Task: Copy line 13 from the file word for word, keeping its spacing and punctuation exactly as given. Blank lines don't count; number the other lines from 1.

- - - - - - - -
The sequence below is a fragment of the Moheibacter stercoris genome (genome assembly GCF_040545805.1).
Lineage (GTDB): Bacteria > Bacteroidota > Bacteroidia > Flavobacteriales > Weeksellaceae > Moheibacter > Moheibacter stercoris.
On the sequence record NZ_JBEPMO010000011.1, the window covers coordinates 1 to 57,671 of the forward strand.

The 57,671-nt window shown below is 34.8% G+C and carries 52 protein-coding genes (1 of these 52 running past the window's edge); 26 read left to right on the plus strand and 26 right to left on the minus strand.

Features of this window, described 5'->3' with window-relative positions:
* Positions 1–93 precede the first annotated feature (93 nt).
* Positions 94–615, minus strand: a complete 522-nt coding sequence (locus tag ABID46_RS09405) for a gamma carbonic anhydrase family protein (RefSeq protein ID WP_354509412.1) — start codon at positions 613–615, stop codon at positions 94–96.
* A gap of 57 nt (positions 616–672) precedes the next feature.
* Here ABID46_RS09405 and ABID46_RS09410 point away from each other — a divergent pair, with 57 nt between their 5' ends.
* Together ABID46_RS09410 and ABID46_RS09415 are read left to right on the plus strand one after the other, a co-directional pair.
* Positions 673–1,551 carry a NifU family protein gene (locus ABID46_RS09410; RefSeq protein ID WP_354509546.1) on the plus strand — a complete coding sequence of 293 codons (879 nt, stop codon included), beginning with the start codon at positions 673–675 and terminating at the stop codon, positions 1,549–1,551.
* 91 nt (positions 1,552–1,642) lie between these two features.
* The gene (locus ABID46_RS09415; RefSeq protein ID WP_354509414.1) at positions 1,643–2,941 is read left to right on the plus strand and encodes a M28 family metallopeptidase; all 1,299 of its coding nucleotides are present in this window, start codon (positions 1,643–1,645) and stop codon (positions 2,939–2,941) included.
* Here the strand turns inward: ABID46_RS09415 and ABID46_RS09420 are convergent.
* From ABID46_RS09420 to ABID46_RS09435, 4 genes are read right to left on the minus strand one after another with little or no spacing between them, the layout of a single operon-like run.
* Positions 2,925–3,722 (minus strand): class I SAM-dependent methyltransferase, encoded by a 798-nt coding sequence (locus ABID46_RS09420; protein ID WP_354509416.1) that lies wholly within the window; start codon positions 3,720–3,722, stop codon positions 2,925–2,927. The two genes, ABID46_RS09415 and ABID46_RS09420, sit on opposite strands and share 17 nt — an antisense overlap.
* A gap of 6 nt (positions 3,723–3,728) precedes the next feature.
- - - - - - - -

* The gene (locus ABID46_RS09415; RefSeq protein ID WP_354509414.1) at positions 1,643–2,941 is read left to right on the plus strand and encodes a M28 family metallopeptidase; all 1,299 of its coding nucleotides are present in this window, start codon (positions 1,643–1,645) and stop codon (positions 2,939–2,941) included.